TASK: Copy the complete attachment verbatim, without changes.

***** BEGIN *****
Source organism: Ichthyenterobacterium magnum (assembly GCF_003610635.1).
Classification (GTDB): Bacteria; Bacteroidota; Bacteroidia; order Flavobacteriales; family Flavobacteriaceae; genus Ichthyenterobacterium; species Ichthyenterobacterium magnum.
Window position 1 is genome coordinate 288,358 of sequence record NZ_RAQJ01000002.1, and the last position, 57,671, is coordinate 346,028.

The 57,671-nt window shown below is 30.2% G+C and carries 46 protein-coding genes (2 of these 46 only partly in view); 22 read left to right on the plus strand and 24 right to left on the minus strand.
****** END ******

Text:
Source organism: Ichthyenterobacterium magnum (assembly GCF_003610635.1).
Classification (GTDB): Bacteria; Bacteroidota; Bacteroidia; order Flavobacteriales; family Flavobacteriaceae; genus Ichthyenterobacterium; species Ichthyenterobacterium magnum.
Window position 1 is genome coordinate 288,358 of sequence record NZ_RAQJ01000002.1, and the last position, 57,671, is coordinate 346,028.

The 57,671-nt window shown below is 30.2% G+C and carries 46 protein-coding genes (2 of these 46 only partly in view); 22 read left to right on the plus strand and 24 right to left on the minus strand.